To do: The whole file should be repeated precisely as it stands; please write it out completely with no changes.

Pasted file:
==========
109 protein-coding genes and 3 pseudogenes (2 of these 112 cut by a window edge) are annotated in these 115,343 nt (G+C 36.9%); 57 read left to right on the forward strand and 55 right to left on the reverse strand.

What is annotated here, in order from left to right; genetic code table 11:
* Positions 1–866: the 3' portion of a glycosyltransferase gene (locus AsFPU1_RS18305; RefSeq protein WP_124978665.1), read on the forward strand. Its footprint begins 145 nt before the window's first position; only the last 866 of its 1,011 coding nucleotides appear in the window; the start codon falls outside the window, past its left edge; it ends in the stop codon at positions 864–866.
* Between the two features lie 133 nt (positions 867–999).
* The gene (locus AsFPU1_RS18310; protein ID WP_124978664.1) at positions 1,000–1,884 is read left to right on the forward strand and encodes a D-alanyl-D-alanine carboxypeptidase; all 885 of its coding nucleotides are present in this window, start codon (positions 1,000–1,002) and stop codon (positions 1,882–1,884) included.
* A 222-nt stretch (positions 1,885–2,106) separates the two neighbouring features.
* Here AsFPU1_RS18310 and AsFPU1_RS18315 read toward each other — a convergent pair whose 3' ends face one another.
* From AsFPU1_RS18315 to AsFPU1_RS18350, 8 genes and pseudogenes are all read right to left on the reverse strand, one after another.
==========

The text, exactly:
109 protein-coding genes and 3 pseudogenes (2 of these 112 cut by a window edge) are annotated in these 115,343 nt (G+C 36.9%); 57 read left to right on the forward strand and 55 right to left on the reverse strand.

What is annotated here, in order from left to right; genetic code table 11:
* Positions 1–866: the 3' portion of a glycosyltransferase gene (locus AsFPU1_RS18305; RefSeq protein WP_124978665.1), read on the forward strand. Its footprint begins 145 nt before the window's first position; only the last 866 of its 1,011 coding nucleotides appear in the window; the start codon falls outside the window, past its left edge; it ends in the stop codon at positions 864–866.
* Between the two features lie 133 nt (positions 867–999).
* The gene (locus AsFPU1_RS18310; protein ID WP_124978664.1) at positions 1,000–1,884 is read left to right on the forward strand and encodes a D-alanyl-D-alanine carboxypeptidase; all 885 of its coding nucleotides are present in this window, start codon (positions 1,000–1,002) and stop codon (positions 1,882–1,884) included.
* A 222-nt stretch (positions 1,885–2,106) separates the two neighbouring features.
* Here AsFPU1_RS18310 and AsFPU1_RS18315 read toward each other — a convergent pair whose 3' ends face one another.
* From AsFPU1_RS18315 to AsFPU1_RS18350, 8 genes and pseudogenes are all read right to left on the reverse strand, one after another.